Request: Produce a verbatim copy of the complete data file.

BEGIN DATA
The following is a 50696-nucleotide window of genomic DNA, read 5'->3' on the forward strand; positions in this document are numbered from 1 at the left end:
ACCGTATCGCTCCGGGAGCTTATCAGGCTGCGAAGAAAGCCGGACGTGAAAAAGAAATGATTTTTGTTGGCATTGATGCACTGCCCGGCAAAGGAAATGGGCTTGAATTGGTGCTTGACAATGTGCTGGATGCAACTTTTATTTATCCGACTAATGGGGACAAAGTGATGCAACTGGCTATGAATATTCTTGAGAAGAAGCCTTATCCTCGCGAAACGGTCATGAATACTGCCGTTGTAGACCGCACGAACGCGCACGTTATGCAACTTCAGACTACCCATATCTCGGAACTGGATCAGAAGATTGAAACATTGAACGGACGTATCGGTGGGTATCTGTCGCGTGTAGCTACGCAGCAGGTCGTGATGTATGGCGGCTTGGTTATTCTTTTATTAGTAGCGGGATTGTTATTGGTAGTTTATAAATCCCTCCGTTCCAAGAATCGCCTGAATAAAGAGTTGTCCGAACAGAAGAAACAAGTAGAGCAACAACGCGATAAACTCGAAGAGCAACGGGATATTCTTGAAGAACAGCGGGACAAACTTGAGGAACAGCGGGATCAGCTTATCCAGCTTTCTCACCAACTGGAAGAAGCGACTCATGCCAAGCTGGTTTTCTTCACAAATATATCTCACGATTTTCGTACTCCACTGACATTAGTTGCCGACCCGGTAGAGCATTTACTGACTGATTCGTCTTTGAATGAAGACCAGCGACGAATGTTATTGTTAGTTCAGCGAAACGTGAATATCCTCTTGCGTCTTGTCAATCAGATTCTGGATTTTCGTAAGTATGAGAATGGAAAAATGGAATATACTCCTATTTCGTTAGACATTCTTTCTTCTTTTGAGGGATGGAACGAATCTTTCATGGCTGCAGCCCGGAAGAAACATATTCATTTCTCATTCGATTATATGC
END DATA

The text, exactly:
The following is a 50696-nucleotide window of genomic DNA, read 5'->3' on the forward strand; positions in this document are numbered from 1 at the left end:
ACCGTATCGCTCCGGGAGCTTATCAGGCTGCGAAGAAAGCCGGACGTGAAAAAGAAATGATTTTTGTTGGCATTGATGCACTGCCCGGCAAAGGAAATGGGCTTGAATTGGTGCTTGACAATGTGCTGGATGCAACTTTTATTTATCCGACTAATGGGGACAAAGTGATGCAACTGGCTATGAATATTCTTGAGAAGAAGCCTTATCCTCGCGAAACGGTCATGAATACTGCCGTTGTAGACCGCACGAACGCGCACGTTATGCAACTTCAGACTACCCATATCTCGGAACTGGATCAGAAGATTGAAACATTGAACGGACGTATCGGTGGGTATCTGTCGCGTGTAGCTACGCAGCAGGTCGTGATGTATGGCGGCTTGGTTATTCTTTTATTAGTAGCGGGATTGTTATTGGTAGTTTATAAATCCCTCCGTTCCAAGAATCGCCTGAATAAAGAGTTGTCCGAACAGAAGAAACAAGTAGAGCAACAACGCGATAAACTCGAAGAGCAACGGGATATTCTTGAAGAACAGCGGGACAAACTTGAGGAACAGCGGGATCAGCTTATCCAGCTTTCTCACCAACTGGAAGAAGCGACTCATGCCAAGCTGGTTTTCTTCACAAATATATCTCACGATTTTCGTACTCCACTGACATTAGTTGCCGACCCGGTAGAGCATTTACTGACTGATTCGTCTTTGAATGAAGACCAGCGACGAATGTTATTGTTAGTTCAGCGAAACGTGAATATCCTCTTGCGTCTTGTCAATCAGATTCTGGATTTTCGTAAGTATGAGAATGGAAAAATGGAATATACTCCTATTTCGTTAGACATTCTTTCTTCTTTTGAGGGATGGAACGAATCTTTCATGGCTGCAGCCCGGAAGAAACATATTCATTTCTCATTCGATTATATGC